Background: Spastic paraplegia, optic atrophy and neuropathy (Spoan syndrome) is an autosomal recessive disease with approximately 70 cases recorded in Brazil and Egypt.
Methods: This is a prospective longitudinal study performed with 47 patients affected with Spoan syndrome of seven communities of Rio Grande do Norte (Brazil) to investigate changes in motor function based on comparative data obtained from a 10-year follow-up.
Results: The mean age of the participants was 47.21 ± 12.42 years old, and the mean age at loss of ambulation and hand function were 10.78 ± 5.55 and 33.58 ± 17.47 years old, respectively. Spearman's correlation analysis between the score on the Modified Barthel Index and the investigated variables evidenced statistical significance for age (p < 0.001) and right- and left-hand grip strength (p = 0.042 and p = 0.021, respectively). Statistical significance was not evidenced for the remainder of the variables, including age at onset of symptoms (p = 0.634), age at loss of ambulation (p = 0.664) and age at loss of hand function (p = 0.118).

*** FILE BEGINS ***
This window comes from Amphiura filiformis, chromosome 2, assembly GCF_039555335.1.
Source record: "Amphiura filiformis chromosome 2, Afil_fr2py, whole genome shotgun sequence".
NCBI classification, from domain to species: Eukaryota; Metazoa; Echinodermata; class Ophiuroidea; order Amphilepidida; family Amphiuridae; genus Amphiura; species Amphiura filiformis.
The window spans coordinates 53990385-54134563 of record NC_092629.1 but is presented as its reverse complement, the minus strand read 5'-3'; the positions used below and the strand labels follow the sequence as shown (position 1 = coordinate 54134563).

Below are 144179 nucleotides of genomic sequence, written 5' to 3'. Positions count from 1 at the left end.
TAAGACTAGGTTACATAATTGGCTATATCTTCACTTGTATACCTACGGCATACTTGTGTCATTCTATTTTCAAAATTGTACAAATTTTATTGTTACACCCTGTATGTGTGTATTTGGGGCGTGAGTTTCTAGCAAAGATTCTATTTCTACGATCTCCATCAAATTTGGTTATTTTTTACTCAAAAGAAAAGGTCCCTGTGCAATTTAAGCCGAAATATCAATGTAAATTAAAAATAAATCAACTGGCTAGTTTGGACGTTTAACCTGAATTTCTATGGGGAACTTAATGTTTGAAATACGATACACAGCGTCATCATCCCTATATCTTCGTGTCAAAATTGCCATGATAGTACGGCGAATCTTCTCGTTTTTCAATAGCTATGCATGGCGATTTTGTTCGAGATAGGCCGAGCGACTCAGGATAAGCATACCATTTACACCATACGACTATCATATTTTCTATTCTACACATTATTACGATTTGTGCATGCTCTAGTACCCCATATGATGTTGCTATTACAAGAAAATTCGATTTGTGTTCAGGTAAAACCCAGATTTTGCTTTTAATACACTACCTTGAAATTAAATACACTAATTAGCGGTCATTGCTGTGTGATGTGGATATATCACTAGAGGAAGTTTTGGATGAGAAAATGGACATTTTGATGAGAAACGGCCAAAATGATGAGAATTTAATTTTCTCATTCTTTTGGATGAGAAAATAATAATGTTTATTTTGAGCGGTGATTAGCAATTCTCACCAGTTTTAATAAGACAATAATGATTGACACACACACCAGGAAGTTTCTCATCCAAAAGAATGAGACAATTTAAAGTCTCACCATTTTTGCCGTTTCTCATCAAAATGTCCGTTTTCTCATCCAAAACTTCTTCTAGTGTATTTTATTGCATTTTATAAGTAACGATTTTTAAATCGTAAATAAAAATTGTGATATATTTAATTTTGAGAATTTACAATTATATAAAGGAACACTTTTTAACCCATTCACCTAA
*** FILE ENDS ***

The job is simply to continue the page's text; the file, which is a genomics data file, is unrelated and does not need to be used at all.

Conclusions: Our analysis allows asserting that the participants exhibited slight dependence until age 35. The greatest losses occurred from ages 35 to 41, and starting at 50, practically all patients become completely dependent. These findings are relevant for determining the prognosis as well as suitable treatment, rehabilitation and assistive technology for these individuals.
Keywords: Longitudinal survey; Optic atrophy; Rare diseases; Spastic paraplegia.